Raiatea & Taha'a Vacations
Looking out from Bora Bora or Huahine, it is possible to see what appears to be the outline of one island looming on the horizon. It is in fact two distinct islands: Raiatea and Taha’a, surrounded by a singular reef that lies 135 northwest of Tahiti.
While not normally counted among the popular tourism stops of French Polynesia, a vacation in Raiatea is significant for the historical and cultural experience it provides the visitor.
Raiatea, meaning “faraway heaven” and “sky with soft light”, was first named Havai’i after the homeland of the ancient Polynesians. It is the most sacred island in the South Pacific and the second largest Tahitian isle behind only Tahiti itself. As the center of Polynesian religion and culture over 1000 years ago, Raiatea lends enchantment to ancient legends told to this day. The green-carpeted mountains include the celebrated Mt. Temehani, a Polynesian Mt. Olympus, which together with Taputapuatea in the south once served as the most important maraes of ancient Polynesia.
Today Raiatea is home to 10,000 people and functions as the economic and administrative center of the Leeward Islands. Its leading town, Uturoa, with a population of 4,000, is second in populace only to Papeete.
Raiatea is served by Air Tahiti, which offers frequent 40-minute flights from Papeete and Moorea, as well as several daily 15-minute flights from Huahine and Bora Bora. Ferry service also connects Raiatea with Bora Bora, Huahine, and Papeete, but runs infrequently. Both Raiatea and Taha’a have a few taxis, and Raiatea operates the public transit system, Le Truck, with daily routes from outlying villages to the town of Uturoa.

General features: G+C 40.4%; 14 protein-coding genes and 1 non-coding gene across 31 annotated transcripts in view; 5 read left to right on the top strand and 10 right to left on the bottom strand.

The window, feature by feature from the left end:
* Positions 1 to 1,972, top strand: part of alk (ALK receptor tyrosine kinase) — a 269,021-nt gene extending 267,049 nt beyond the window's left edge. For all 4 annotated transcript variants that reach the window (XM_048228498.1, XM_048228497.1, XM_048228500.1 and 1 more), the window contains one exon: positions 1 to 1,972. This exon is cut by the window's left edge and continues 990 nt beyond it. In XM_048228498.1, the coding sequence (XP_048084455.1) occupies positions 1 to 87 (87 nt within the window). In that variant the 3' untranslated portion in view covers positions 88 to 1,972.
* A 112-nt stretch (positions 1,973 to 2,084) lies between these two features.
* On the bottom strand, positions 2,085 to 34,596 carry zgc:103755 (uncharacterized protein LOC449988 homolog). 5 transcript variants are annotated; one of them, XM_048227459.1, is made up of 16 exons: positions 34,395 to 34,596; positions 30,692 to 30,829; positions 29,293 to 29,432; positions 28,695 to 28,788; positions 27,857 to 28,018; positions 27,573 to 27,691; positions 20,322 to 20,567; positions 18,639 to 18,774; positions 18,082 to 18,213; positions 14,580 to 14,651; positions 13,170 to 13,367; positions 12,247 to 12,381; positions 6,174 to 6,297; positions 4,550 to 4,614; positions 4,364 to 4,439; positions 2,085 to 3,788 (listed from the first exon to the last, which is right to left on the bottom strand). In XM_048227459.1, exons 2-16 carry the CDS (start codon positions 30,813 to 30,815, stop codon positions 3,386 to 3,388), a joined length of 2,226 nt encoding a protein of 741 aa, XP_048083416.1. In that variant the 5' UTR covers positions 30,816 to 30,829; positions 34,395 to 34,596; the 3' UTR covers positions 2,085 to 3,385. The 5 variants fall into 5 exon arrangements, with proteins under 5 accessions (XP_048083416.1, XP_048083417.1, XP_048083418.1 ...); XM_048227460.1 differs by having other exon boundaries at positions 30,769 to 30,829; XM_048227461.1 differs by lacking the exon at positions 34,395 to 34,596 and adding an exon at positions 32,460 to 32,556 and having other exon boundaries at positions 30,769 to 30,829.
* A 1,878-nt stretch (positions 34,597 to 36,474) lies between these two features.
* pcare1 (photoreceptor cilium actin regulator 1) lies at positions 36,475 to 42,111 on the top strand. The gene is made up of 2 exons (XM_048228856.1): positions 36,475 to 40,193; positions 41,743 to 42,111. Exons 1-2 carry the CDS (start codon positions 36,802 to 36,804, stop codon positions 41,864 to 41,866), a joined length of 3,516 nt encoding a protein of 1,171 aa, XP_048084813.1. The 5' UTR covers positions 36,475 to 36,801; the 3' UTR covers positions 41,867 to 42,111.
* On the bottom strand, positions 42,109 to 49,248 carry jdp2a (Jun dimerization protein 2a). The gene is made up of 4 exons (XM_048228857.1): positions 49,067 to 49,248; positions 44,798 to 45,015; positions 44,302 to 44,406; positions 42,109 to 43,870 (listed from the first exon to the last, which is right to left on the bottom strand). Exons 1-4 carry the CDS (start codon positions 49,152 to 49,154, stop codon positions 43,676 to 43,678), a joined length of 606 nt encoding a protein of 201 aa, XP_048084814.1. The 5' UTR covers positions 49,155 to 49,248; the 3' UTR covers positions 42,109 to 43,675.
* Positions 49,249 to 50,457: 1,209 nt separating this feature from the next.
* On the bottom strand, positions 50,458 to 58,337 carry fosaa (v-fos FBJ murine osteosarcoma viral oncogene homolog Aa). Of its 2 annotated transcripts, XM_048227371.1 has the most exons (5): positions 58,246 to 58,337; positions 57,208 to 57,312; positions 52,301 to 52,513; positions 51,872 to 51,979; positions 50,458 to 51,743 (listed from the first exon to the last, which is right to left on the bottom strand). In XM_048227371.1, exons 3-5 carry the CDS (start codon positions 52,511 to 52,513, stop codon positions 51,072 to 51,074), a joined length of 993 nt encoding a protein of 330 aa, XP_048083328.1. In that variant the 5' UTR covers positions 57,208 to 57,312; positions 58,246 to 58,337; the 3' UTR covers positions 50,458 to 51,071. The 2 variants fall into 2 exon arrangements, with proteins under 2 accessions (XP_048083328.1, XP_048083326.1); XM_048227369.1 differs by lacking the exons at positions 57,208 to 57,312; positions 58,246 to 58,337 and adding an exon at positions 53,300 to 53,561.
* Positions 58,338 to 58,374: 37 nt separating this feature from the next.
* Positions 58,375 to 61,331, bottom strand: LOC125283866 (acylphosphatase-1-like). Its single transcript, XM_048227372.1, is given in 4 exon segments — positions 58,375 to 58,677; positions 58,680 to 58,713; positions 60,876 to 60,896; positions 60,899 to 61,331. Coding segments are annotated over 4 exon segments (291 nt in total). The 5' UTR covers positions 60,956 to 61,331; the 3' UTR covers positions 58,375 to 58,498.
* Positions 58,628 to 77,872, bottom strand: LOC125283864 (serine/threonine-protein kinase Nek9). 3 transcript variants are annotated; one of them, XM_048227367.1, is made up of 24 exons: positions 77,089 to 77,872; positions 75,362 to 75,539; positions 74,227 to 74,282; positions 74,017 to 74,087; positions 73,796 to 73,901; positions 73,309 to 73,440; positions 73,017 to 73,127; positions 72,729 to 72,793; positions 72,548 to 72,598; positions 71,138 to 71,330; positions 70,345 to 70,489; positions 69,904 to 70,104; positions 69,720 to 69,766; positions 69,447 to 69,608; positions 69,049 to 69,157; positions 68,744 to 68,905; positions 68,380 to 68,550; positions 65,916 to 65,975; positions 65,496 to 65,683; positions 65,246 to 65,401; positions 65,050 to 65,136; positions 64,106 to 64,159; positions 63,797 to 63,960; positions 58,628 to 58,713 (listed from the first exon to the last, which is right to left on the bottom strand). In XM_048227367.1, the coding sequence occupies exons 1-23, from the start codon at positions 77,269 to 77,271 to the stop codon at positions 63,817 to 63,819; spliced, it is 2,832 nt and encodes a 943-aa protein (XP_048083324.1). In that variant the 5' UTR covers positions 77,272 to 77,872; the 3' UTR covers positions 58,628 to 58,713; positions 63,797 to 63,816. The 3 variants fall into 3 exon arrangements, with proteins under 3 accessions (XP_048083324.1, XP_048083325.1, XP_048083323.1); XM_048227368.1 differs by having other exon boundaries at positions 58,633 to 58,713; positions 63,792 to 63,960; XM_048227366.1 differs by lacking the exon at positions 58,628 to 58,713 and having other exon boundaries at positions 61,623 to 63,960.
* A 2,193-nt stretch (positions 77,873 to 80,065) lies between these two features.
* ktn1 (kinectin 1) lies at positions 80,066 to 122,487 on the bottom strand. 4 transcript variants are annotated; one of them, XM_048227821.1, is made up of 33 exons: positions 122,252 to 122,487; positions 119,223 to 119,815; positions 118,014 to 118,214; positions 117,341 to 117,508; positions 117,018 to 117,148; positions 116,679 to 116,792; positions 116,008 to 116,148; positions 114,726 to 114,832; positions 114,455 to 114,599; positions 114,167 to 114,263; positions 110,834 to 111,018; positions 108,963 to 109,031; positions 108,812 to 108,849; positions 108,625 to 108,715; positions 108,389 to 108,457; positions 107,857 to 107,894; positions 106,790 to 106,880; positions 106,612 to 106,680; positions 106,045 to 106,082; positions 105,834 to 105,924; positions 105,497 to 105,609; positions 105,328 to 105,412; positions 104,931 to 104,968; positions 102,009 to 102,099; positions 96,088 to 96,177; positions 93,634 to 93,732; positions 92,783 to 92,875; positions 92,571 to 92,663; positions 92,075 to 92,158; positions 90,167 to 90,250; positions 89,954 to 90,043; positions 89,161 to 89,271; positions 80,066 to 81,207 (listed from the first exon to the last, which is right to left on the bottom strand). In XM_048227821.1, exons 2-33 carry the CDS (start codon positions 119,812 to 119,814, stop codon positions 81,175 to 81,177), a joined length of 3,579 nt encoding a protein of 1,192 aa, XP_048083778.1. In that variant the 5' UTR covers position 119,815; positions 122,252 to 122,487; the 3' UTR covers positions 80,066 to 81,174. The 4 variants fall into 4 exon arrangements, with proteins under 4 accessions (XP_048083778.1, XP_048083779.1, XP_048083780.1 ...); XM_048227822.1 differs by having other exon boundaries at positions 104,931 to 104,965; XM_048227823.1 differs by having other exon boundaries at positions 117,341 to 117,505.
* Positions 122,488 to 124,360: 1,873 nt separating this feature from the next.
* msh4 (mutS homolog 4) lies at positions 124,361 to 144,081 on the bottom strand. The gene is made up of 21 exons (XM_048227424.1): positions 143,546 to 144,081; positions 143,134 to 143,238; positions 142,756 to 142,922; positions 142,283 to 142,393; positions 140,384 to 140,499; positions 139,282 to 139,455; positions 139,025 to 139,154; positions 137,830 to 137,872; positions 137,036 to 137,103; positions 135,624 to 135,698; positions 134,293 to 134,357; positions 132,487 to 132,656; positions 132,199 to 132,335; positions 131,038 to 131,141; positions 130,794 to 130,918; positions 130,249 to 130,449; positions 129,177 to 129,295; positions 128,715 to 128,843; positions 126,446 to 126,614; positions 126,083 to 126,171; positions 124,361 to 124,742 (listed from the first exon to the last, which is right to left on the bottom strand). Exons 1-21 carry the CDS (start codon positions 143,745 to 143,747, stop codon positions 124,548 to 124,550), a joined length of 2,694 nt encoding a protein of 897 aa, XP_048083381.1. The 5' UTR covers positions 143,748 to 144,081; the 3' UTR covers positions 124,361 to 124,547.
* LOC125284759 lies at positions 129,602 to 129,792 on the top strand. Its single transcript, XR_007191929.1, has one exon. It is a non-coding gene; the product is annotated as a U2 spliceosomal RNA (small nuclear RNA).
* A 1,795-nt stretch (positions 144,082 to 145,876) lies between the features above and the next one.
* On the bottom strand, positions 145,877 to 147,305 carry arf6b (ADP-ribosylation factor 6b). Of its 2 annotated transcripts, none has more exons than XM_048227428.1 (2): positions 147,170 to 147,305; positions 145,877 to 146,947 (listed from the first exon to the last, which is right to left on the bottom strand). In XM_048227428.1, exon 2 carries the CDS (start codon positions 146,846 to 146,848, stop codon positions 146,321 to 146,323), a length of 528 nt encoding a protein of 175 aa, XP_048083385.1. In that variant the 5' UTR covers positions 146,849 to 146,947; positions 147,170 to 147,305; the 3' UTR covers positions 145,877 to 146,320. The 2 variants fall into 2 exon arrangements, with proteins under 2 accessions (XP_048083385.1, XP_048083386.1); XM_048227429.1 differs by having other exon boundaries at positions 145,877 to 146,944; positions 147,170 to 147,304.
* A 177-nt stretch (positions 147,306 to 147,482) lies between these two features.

The circle-island and interior roads are best explored through hired excursion or by renting a car. To explore the lagoon, choose among motorboat, sailboat, or outrigger canoe rentals for a half or full day.
Long regarded as the yacht charter capital of Tahiti, Raiatea is home to several yacht charter companies. The island is also known as the main hub for sailing activities in French Polynesia.
In terms of accommodations, the Raiatea Hawaiki Nui Resort offers sunrise views and close proximity to the main town of Uturoa. In addition to the fine dining restaurant at this resort, there is an open-air and intimate restaurant at the Vahine Island Resort.
Hotel Opoa Beach – Raiatea is located on the southern coast of the island on a on a white-sand beach, offering spectacular views over the lagoon. Other well-appointed options for lodging include Pension Hotel Atiapiti – Raiatea, and the Hotel Raiatea Lodge.
A vacation in Taha’a, with the rich aroma of vanilla lingering heavily in the air, offers a glimpse into tranquil Tahitian life. The island’s simple beauty features soft mountain shapes surrounded by a motu with bright sand beaches. In the fertile valleys of the island’s interior, local farmers grow vanilla, watermelons and copra.
Taha’a is smaller in size and population (1,500) than its sister island, Raiatea. There are only a few villages on the island and few places to stay other than the supremely luxurious Le Taha’a Private Island & Spa. The resort’s restaurant, Ohiri, offers a 5-star culinary experience.
Taha’a is served only by water taxi from Raiatea’s airport and guests of the Le Taha’a Island Resort and Spa can also arrange for a helicopter transfer from Bora Bora airport.
The scented air of Taha’a comes from the vanilla pods left to cure in the sun. Over 80% of Tahiti’s famous vanilla harvest is grown here. Plantation tours include strolling among the rows of climbing orchids and a demonstration of the pollination and curing processes.
Travel by powered outrigger canoe up the Faaroa River, the only navigable river in Polynesia. These historic waters were once the launch point for the ancient Polynesian voyages of discovery to Hawaii and New Zealand.
Explore the most sacred and revered marae in Polynesia—Taputapuatea on Raiatea. Considered a national monument, this large archaeological area is easily explored by foot and contains a plethora of marae and shrines.
Visitors can drive along the coast of Taha’a and linger in the quaint villages of Haamene with its pearl farm and turtle preserve; other notable sites include Patio, which is known for fishing and copra, and Tiva, which is known for its surrounding vanilla plantations.